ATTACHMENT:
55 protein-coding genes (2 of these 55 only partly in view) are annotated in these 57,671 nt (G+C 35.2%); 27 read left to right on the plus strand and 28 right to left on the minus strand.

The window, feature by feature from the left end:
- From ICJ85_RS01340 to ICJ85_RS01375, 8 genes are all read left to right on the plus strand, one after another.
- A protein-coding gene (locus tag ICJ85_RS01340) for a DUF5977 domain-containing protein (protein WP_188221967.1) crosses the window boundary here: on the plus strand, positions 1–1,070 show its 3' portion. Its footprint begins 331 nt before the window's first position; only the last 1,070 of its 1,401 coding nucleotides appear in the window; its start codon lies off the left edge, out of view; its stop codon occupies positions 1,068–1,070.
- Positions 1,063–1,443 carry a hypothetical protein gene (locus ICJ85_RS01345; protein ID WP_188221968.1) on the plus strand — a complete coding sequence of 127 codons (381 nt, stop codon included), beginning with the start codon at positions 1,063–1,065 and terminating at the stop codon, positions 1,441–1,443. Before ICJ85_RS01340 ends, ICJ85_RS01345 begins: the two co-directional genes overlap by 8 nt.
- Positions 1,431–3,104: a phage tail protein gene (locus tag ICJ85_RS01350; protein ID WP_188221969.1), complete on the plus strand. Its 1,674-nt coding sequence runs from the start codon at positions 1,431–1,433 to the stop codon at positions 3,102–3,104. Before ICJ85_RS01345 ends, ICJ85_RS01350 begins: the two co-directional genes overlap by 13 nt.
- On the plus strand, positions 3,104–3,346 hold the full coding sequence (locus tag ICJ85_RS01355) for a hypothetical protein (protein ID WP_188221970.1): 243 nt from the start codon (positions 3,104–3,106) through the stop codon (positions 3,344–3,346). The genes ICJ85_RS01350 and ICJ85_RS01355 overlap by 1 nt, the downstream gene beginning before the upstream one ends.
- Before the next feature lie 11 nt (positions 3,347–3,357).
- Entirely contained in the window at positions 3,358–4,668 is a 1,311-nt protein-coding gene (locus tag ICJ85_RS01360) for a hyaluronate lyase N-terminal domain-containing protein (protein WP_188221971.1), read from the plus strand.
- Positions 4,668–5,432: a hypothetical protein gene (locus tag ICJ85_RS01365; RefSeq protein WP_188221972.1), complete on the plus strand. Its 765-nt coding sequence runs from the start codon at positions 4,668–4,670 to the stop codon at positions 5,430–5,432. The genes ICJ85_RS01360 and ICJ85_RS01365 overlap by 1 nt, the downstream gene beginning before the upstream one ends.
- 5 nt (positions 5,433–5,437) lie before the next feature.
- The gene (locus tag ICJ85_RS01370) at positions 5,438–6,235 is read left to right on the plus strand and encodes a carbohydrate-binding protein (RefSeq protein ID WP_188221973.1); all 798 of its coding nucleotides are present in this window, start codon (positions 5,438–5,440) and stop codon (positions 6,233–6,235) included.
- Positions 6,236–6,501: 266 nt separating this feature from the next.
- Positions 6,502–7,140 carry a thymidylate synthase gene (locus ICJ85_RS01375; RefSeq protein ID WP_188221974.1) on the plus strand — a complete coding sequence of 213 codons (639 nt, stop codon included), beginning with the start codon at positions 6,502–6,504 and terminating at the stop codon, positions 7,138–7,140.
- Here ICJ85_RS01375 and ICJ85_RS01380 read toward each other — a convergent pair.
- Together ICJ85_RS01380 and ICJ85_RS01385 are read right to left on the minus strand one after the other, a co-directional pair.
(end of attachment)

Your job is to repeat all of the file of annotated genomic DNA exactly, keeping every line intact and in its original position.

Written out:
55 protein-coding genes (2 of these 55 only partly in view) are annotated in these 57,671 nt (G+C 35.2%); 27 read left to right on the plus strand and 28 right to left on the minus strand.

The window, feature by feature from the left end:
- From ICJ85_RS01340 to ICJ85_RS01375, 8 genes are all read left to right on the plus strand, one after another.
- A protein-coding gene (locus tag ICJ85_RS01340) for a DUF5977 domain-containing protein (protein WP_188221967.1) crosses the window boundary here: on the plus strand, positions 1–1,070 show its 3' portion. Its footprint begins 331 nt before the window's first position; only the last 1,070 of its 1,401 coding nucleotides appear in the window; its start codon lies off the left edge, out of view; its stop codon occupies positions 1,068–1,070.
- Positions 1,063–1,443 carry a hypothetical protein gene (locus ICJ85_RS01345; protein ID WP_188221968.1) on the plus strand — a complete coding sequence of 127 codons (381 nt, stop codon included), beginning with the start codon at positions 1,063–1,065 and terminating at the stop codon, positions 1,441–1,443. Before ICJ85_RS01340 ends, ICJ85_RS01345 begins: the two co-directional genes overlap by 8 nt.
- Positions 1,431–3,104: a phage tail protein gene (locus tag ICJ85_RS01350; protein ID WP_188221969.1), complete on the plus strand. Its 1,674-nt coding sequence runs from the start codon at positions 1,431–1,433 to the stop codon at positions 3,102–3,104. Before ICJ85_RS01345 ends, ICJ85_RS01350 begins: the two co-directional genes overlap by 13 nt.
- On the plus strand, positions 3,104–3,346 hold the full coding sequence (locus tag ICJ85_RS01355) for a hypothetical protein (protein ID WP_188221970.1): 243 nt from the start codon (positions 3,104–3,106) through the stop codon (positions 3,344–3,346). The genes ICJ85_RS01350 and ICJ85_RS01355 overlap by 1 nt, the downstream gene beginning before the upstream one ends.
- Before the next feature lie 11 nt (positions 3,347–3,357).
- Entirely contained in the window at positions 3,358–4,668 is a 1,311-nt protein-coding gene (locus tag ICJ85_RS01360) for a hyaluronate lyase N-terminal domain-containing protein (protein WP_188221971.1), read from the plus strand.
- Positions 4,668–5,432: a hypothetical protein gene (locus tag ICJ85_RS01365; RefSeq protein WP_188221972.1), complete on the plus strand. Its 765-nt coding sequence runs from the start codon at positions 4,668–4,670 to the stop codon at positions 5,430–5,432. The genes ICJ85_RS01360 and ICJ85_RS01365 overlap by 1 nt, the downstream gene beginning before the upstream one ends.
- 5 nt (positions 5,433–5,437) lie before the next feature.
- The gene (locus tag ICJ85_RS01370) at positions 5,438–6,235 is read left to right on the plus strand and encodes a carbohydrate-binding protein (RefSeq protein ID WP_188221973.1); all 798 of its coding nucleotides are present in this window, start codon (positions 5,438–5,440) and stop codon (positions 6,233–6,235) included.
- Positions 6,236–6,501: 266 nt separating this feature from the next.
- Positions 6,502–7,140 carry a thymidylate synthase gene (locus ICJ85_RS01375; RefSeq protein ID WP_188221974.1) on the plus strand — a complete coding sequence of 213 codons (639 nt, stop codon included), beginning with the start codon at positions 6,502–6,504 and terminating at the stop codon, positions 7,138–7,140.
- Here ICJ85_RS01375 and ICJ85_RS01380 read toward each other — a convergent pair.
- Together ICJ85_RS01380 and ICJ85_RS01385 are read right to left on the minus strand one after the other, a co-directional pair.